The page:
>>Why won't you put them here so that everybody can benefit?>>
ok. That's very nice of you ;-)) My questions often concers 'shades' of meaning between two similar expressions. Usually it is from a song or an advertisement. That is why I didn't want to bother all of you. I asked about a native speaker as I thought these are really similar expressions that only pepole who are British or American can recognize and tell the difference.
1. What's the difference between:
- I love it
- I'm loving it
2. What's the difference between:
- it ends here
- it ends up here
(Not a teacher)
If many of your questions will stem from lyrics/slogans, then you'll need to accept the answer of 'because that's the way the lyricist/marketing person wanted it'. Many song lyrics don't make any sense/have no meaning/are written to fit the rhyme/meter of the song. MArketing slogans might be intentionally different to catch people's attention.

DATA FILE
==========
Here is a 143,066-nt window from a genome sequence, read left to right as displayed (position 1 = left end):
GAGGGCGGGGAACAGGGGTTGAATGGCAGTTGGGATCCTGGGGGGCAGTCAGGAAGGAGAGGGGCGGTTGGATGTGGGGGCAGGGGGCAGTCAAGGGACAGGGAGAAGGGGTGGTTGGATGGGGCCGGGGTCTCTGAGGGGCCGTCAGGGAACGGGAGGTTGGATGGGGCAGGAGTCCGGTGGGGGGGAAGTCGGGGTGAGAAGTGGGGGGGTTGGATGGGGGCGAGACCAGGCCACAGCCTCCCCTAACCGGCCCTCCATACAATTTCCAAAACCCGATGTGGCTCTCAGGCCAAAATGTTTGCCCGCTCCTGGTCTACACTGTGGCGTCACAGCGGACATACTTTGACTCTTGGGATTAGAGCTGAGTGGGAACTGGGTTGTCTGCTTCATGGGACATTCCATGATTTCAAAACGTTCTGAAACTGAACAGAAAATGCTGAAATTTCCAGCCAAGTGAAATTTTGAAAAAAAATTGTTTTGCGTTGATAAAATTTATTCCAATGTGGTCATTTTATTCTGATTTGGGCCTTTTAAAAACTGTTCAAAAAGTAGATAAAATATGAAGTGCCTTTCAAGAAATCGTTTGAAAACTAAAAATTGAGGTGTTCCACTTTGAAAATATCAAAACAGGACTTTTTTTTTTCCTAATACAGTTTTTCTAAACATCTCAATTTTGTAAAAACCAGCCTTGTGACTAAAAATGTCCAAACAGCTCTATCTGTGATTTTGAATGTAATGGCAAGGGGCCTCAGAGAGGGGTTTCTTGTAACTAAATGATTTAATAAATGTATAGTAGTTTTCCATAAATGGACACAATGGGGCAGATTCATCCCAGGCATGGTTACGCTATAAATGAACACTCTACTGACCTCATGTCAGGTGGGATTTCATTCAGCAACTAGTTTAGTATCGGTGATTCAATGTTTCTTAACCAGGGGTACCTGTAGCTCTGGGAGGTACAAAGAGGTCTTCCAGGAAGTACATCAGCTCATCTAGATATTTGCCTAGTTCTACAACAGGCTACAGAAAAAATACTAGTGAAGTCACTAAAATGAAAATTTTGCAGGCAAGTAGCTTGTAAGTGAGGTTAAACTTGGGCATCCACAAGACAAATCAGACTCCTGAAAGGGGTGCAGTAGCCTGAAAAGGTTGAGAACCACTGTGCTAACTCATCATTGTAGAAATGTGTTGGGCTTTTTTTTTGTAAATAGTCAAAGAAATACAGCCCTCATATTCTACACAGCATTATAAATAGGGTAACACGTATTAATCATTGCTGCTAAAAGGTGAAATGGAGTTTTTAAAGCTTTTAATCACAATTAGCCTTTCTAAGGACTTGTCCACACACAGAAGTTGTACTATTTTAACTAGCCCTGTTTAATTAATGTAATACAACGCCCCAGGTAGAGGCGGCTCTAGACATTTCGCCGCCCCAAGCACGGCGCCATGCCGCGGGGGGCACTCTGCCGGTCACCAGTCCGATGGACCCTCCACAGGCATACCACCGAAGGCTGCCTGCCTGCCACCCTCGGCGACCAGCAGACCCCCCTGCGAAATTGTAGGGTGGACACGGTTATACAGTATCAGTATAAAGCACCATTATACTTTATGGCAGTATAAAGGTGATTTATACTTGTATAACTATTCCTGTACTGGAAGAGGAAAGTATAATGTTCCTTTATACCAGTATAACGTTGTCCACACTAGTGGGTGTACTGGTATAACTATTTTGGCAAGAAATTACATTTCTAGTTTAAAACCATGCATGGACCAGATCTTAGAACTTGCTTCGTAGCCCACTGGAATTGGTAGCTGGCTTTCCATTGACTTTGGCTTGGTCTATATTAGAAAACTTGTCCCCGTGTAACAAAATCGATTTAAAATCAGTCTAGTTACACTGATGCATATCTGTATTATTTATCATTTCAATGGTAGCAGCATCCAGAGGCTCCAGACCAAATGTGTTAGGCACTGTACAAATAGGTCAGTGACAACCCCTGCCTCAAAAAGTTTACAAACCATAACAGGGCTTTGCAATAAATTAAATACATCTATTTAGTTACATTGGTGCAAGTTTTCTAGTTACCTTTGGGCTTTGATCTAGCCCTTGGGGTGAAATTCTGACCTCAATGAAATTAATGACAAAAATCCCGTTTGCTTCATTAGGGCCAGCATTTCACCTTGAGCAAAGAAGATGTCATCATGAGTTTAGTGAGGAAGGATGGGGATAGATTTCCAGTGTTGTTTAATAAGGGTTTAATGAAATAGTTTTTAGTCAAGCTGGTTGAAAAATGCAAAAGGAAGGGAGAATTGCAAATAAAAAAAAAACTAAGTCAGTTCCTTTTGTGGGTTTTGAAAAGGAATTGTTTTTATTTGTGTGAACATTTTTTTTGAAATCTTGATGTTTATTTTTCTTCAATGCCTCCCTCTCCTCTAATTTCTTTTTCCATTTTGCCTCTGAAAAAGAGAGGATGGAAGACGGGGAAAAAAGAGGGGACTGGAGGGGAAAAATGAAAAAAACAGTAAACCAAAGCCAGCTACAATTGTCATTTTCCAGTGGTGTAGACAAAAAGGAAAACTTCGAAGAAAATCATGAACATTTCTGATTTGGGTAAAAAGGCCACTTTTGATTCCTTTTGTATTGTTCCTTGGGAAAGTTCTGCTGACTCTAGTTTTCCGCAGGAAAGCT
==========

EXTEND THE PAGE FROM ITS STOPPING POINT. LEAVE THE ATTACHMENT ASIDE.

'I'm lovin' it' was originally from a Justin Timberlake song.
Know you wan't to get down (Do you wanna get down)
You Do Deserve to get down (Do you wanna get down)
Youve Been workin hard all week (All Week)
Just Try'n to make ya money (Money)
Go Girl Now Shake ya booty (oooooo)
Im Lovin it, IM Lovin it
So, he's using the progressive form because he is currently loving the girl shaking her booty. No difference between 'I love it' and 'I'm loving it' at all. McDonald's probably just liked the 'ba ba ba ba ba... I'm lovin' it' tune.
'It ends here' can used to mean something ceases to happen at this point in time. Which contrasts with 'It ends up here' meaning 'it arrives here (place)'. For example:
'I've had enough of you cheating on me. Our marriage ends here.'
'This is hell. Everyone who is evil in their life ends up here.'
'It ends here' can also mean place, but it still means 'ceases to occur/exist/happen'. 'End up' means 'arrives'.